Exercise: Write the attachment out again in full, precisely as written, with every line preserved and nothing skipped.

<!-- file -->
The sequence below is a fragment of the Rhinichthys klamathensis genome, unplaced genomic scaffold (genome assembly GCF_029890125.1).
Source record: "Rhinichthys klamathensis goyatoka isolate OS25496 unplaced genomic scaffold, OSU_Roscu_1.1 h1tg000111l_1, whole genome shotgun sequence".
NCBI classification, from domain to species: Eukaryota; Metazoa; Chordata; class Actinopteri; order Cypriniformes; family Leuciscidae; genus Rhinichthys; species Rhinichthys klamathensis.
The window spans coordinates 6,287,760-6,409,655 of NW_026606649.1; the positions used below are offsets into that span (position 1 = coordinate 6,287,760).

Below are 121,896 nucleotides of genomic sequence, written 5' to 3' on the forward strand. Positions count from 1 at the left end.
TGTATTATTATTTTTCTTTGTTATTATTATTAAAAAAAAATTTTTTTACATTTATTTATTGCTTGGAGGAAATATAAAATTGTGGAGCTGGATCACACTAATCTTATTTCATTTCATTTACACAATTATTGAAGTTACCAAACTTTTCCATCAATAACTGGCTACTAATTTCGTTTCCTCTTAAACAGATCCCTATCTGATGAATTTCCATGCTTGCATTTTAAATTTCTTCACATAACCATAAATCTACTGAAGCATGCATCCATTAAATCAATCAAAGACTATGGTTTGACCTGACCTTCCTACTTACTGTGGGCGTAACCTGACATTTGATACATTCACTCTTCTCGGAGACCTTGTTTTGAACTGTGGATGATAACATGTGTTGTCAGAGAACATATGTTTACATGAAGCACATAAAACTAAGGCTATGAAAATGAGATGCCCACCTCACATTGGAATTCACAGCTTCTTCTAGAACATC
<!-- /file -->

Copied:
The sequence below is a fragment of the Rhinichthys klamathensis genome, unplaced genomic scaffold (genome assembly GCF_029890125.1).
Source record: "Rhinichthys klamathensis goyatoka isolate OS25496 unplaced genomic scaffold, OSU_Roscu_1.1 h1tg000111l_1, whole genome shotgun sequence".
NCBI classification, from domain to species: Eukaryota; Metazoa; Chordata; class Actinopteri; order Cypriniformes; family Leuciscidae; genus Rhinichthys; species Rhinichthys klamathensis.
The window spans coordinates 6,287,760-6,409,655 of NW_026606649.1; the positions used below are offsets into that span (position 1 = coordinate 6,287,760).

Below are 121,896 nucleotides of genomic sequence, written 5' to 3' on the forward strand. Positions count from 1 at the left end.
TGTATTATTATTTTTCTTTGTTATTATTATTAAAAAAAAATTTTTTTACATTTATTTATTGCTTGGAGGAAATATAAAATTGTGGAGCTGGATCACACTAATCTTATTTCATTTCATTTACACAATTATTGAAGTTACCAAACTTTTCCATCAATAACTGGCTACTAATTTCGTTTCCTCTTAAACAGATCCCTATCTGATGAATTTCCATGCTTGCATTTTAAATTTCTTCACATAACCATAAATCTACTGAAGCATGCATCCATTAAATCAATCAAAGACTATGGTTTGACCTGACCTTCCTACTTACTGTGGGCGTAACCTGACATTTGATACATTCACTCTTCTCGGAGACCTTGTTTTGAACTGTGGATGATAACATGTGTTGTCAGAGAACATATGTTTACATGAAGCACATAAAACTAAGGCTATGAAAATGAGATGCCCACCTCACATTGGAATTCACAGCTTCTTCTAGAACATC